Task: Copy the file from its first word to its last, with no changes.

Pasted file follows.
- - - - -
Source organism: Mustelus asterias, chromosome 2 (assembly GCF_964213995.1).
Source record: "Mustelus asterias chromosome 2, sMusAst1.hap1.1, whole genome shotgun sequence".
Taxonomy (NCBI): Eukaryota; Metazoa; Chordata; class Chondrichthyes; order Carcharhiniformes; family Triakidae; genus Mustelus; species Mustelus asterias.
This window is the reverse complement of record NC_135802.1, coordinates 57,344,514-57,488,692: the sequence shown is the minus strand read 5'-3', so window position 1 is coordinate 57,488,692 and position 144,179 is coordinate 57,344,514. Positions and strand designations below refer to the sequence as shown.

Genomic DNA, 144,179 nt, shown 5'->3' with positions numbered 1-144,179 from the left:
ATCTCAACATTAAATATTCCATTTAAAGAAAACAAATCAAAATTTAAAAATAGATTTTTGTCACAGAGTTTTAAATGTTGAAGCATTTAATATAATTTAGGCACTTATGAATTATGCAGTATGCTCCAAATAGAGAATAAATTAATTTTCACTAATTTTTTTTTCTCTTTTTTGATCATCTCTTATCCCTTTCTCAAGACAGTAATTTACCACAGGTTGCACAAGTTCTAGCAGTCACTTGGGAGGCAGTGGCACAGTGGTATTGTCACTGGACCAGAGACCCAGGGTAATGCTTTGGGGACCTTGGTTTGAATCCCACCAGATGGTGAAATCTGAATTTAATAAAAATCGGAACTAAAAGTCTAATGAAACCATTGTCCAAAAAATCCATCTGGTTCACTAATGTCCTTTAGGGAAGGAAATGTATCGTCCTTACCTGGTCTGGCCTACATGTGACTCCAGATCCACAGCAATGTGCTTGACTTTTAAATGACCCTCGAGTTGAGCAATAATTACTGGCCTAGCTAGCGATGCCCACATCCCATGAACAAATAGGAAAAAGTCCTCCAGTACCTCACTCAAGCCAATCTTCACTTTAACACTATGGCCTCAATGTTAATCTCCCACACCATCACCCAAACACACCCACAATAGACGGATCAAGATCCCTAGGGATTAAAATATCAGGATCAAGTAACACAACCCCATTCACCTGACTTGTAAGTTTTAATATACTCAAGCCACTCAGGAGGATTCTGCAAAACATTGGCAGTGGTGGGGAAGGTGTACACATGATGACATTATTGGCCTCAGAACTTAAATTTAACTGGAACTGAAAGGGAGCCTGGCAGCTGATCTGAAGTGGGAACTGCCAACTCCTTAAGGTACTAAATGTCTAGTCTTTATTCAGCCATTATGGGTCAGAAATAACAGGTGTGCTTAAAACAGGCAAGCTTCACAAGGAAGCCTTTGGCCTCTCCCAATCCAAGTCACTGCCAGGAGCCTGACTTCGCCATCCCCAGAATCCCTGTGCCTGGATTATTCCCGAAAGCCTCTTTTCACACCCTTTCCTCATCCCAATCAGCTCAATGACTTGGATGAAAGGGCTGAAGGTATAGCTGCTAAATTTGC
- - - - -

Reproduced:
Source organism: Mustelus asterias, chromosome 2 (assembly GCF_964213995.1).
Source record: "Mustelus asterias chromosome 2, sMusAst1.hap1.1, whole genome shotgun sequence".
Taxonomy (NCBI): Eukaryota; Metazoa; Chordata; class Chondrichthyes; order Carcharhiniformes; family Triakidae; genus Mustelus; species Mustelus asterias.
This window is the reverse complement of record NC_135802.1, coordinates 57,344,514-57,488,692: the sequence shown is the minus strand read 5'-3', so window position 1 is coordinate 57,488,692 and position 144,179 is coordinate 57,344,514. Positions and strand designations below refer to the sequence as shown.

Genomic DNA, 144,179 nt, shown 5'->3' with positions numbered 1-144,179 from the left:
ATCTCAACATTAAATATTCCATTTAAAGAAAACAAATCAAAATTTAAAAATAGATTTTTGTCACAGAGTTTTAAATGTTGAAGCATTTAATATAATTTAGGCACTTATGAATTATGCAGTATGCTCCAAATAGAGAATAAATTAATTTTCACTAATTTTTTTTTCTCTTTTTTGATCATCTCTTATCCCTTTCTCAAGACAGTAATTTACCACAGGTTGCACAAGTTCTAGCAGTCACTTGGGAGGCAGTGGCACAGTGGTATTGTCACTGGACCAGAGACCCAGGGTAATGCTTTGGGGACCTTGGTTTGAATCCCACCAGATGGTGAAATCTGAATTTAATAAAAATCGGAACTAAAAGTCTAATGAAACCATTGTCCAAAAAATCCATCTGGTTCACTAATGTCCTTTAGGGAAGGAAATGTATCGTCCTTACCTGGTCTGGCCTACATGTGACTCCAGATCCACAGCAATGTGCTTGACTTTTAAATGACCCTCGAGTTGAGCAATAATTACTGGCCTAGCTAGCGATGCCCACATCCCATGAACAAATAGGAAAAAGTCCTCCAGTACCTCACTCAAGCCAATCTTCACTTTAACACTATGGCCTCAATGTTAATCTCCCACACCATCACCCAAACACACCCACAATAGACGGATCAAGATCCCTAGGGATTAAAATATCAGGATCAAGTAACACAACCCCATTCACCTGACTTGTAAGTTTTAATATACTCAAGCCACTCAGGAGGATTCTGCAAAACATTGGCAGTGGTGGGGAAGGTGTACACATGATGACATTATTGGCCTCAGAACTTAAATTTAACTGGAACTGAAAGGGAGCCTGGCAGCTGATCTGAAGTGGGAACTGCCAACTCCTTAAGGTACTAAATGTCTAGTCTTTATTCAGCCATTATGGGTCAGAAATAACAGGTGTGCTTAAAACAGGCAAGCTTCACAAGGAAGCCTTTGGCCTCTCCCAATCCAAGTCACTGCCAGGAGCCTGACTTCGCCATCCCCAGAATCCCTGTGCCTGGATTATTCCCGAAAGCCTCTTTTCACACCCTTTCCTCATCCCAATCAGCTCAATGACTTGGATGAAAGGGCTGAAGGTATAGCTGCTAAATTTGC